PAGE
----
So, what should you do? After coming up with a title idea, search various sites such as Google, Amazon, and Goodreads. You want to make sure another book does not have the exact same title and look at how many books have similar titles. If possible, try to find a title that only closely matches ten or less books. Sometimes this is not possible, but it’s a good habit to get into.
Try a swing at Google too. If your book is about werewolves in Chicago type in a few key words and see what Google auto suggests. This will show you what are the trending phrases. Just typing werewolf net the results werewolf, werewolf cat, werewolf game, and werewolf syndrome. Typing Werewolf In nets the results Werewolf in London, Werewolf in Spanish, Werewolf in Paris, and Werewolf in French. Well Werewolf in London and Werewolf in Paris is already taken for book titles, but Werewolf in French is not. Also, Werewolf Syndrome has minimal book results. (Note from publication of this article this may have changed so use it only as an example.)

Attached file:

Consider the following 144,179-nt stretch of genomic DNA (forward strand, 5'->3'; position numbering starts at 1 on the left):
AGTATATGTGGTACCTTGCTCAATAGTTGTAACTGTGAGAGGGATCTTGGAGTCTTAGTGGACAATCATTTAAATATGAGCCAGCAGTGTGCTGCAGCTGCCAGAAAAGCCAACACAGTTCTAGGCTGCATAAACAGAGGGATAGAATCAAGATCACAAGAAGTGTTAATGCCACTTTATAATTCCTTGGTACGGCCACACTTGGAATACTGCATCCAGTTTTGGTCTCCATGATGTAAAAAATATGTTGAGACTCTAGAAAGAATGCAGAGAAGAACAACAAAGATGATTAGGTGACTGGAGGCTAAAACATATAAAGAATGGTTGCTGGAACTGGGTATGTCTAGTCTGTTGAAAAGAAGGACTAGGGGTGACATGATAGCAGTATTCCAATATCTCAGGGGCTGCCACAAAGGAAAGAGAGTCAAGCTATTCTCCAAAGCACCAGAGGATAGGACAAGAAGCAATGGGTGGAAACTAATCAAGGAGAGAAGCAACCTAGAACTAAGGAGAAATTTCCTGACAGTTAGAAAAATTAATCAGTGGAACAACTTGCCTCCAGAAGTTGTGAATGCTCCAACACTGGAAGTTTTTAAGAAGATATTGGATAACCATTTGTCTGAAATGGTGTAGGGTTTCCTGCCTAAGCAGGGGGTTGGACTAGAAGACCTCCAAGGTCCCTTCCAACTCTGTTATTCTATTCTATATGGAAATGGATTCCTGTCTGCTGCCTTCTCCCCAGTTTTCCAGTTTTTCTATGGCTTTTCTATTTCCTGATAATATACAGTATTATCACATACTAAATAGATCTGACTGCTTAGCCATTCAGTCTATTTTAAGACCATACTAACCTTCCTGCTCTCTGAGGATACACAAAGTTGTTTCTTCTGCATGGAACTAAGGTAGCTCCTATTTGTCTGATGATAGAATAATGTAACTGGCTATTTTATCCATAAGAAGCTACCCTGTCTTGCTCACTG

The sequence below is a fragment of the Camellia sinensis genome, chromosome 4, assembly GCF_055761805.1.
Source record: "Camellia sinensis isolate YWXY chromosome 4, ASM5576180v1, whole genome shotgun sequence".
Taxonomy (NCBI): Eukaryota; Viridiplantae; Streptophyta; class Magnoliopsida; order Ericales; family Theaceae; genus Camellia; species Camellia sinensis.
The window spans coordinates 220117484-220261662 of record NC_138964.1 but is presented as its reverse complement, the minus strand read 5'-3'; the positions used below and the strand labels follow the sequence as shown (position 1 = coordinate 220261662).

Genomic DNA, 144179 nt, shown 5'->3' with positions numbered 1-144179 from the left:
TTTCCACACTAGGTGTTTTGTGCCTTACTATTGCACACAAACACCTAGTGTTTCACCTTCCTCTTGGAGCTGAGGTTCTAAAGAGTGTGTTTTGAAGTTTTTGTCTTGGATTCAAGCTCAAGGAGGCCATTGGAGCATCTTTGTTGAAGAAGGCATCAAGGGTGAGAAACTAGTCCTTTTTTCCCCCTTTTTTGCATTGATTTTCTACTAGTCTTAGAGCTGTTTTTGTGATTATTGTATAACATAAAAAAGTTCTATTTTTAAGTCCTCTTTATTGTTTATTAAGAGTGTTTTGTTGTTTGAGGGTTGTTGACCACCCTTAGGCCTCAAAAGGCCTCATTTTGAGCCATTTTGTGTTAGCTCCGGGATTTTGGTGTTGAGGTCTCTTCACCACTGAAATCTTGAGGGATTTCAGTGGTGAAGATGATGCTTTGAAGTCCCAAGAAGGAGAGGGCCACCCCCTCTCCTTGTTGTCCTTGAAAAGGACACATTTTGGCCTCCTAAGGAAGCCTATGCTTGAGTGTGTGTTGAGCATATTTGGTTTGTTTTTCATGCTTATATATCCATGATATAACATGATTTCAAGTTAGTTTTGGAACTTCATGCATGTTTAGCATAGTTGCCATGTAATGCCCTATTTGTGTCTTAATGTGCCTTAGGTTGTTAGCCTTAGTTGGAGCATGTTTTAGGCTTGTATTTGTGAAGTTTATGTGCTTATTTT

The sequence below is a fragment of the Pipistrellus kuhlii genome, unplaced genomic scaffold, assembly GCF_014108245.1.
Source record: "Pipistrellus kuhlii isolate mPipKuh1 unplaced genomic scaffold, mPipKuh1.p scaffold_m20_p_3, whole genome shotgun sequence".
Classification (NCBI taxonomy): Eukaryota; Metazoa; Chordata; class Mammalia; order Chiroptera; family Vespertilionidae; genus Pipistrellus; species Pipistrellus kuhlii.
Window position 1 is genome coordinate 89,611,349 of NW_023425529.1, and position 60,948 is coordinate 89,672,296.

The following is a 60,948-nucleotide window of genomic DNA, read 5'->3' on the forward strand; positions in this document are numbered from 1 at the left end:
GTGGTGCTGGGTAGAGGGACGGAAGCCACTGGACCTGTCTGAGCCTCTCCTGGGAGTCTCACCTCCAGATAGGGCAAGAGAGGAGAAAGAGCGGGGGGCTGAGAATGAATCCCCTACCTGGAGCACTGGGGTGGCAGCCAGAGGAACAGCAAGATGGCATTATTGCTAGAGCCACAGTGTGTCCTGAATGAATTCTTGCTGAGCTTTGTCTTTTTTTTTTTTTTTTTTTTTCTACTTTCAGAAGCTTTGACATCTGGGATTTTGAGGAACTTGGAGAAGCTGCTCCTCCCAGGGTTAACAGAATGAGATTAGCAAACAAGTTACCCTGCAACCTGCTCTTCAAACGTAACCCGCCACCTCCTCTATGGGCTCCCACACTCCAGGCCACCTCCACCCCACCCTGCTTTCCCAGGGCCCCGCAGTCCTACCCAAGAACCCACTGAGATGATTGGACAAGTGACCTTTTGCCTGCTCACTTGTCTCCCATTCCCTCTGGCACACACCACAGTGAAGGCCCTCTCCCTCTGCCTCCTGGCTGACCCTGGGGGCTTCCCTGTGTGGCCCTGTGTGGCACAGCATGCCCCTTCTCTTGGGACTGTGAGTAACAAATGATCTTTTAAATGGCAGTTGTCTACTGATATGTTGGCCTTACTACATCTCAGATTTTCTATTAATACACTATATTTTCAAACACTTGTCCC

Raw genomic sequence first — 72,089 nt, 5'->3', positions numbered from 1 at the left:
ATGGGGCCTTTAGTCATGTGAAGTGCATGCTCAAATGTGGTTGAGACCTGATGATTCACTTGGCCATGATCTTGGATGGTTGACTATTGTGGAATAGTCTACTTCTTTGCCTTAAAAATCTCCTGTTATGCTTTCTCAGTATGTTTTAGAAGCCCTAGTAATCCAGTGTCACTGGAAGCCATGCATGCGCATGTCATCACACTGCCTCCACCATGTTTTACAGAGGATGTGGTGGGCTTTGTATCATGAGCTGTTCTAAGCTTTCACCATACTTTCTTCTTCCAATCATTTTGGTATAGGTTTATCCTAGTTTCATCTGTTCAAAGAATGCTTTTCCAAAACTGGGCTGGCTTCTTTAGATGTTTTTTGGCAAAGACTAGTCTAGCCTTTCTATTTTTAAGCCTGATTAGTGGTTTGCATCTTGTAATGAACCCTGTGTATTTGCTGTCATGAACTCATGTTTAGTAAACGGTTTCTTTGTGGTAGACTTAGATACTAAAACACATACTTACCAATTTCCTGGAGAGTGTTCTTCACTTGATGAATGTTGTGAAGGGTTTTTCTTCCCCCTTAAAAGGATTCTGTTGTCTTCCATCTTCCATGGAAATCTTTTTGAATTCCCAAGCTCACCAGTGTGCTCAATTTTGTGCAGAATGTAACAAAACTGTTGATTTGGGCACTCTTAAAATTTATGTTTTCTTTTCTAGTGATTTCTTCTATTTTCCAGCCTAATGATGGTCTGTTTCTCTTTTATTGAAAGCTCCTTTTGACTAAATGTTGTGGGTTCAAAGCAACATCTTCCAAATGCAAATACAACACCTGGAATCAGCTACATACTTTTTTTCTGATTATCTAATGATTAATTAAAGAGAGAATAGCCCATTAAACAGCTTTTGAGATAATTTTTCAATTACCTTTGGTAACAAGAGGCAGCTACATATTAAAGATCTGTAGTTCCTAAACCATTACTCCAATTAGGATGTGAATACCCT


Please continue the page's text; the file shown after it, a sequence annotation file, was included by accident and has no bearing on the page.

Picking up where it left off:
All this information can help you launch your book with a bang and make it easily found by your readers. Using this method also makes it so you don’t use another popular title. Authors have been known to get hard feelings when they think someone if copying their title.
Still a little hung up? You can also try online random book title generators.
Random Novel Title Generator
Random Story Title Generator
Book Title Generator
Making a character is difficult, but with this handy chart you can work out small facts you never knew about your character. This can help flesh out a confusing character, or just get to know one better.
Character Chart Part One: First impressions
AGE: HEIGHT: WEIGHT: BIRTH DATE:
HAIR COLOR and Style:
Describe physical characteristics, body type, etc.:
Specific markingS, tattoo, scar, birthmarks:
Greatest physical flaw:
STYLE OF DRESS:
One piece of clothing he/she would never be without:
What does he/she think of this profession:
Character Chart Part Two: A brief look
Name of father: Important details:
Name of mother: Important details:
ATTITUDES TOWARD PARENTS:
Brothers: Important details:
Sisters: Important details:
ATTITUDES TOWARD siblings:
Favorite place, hangout, peaceful spot:
IS HOME A HAPPY PLACE FOR CHARACTER TO BE? WHY?: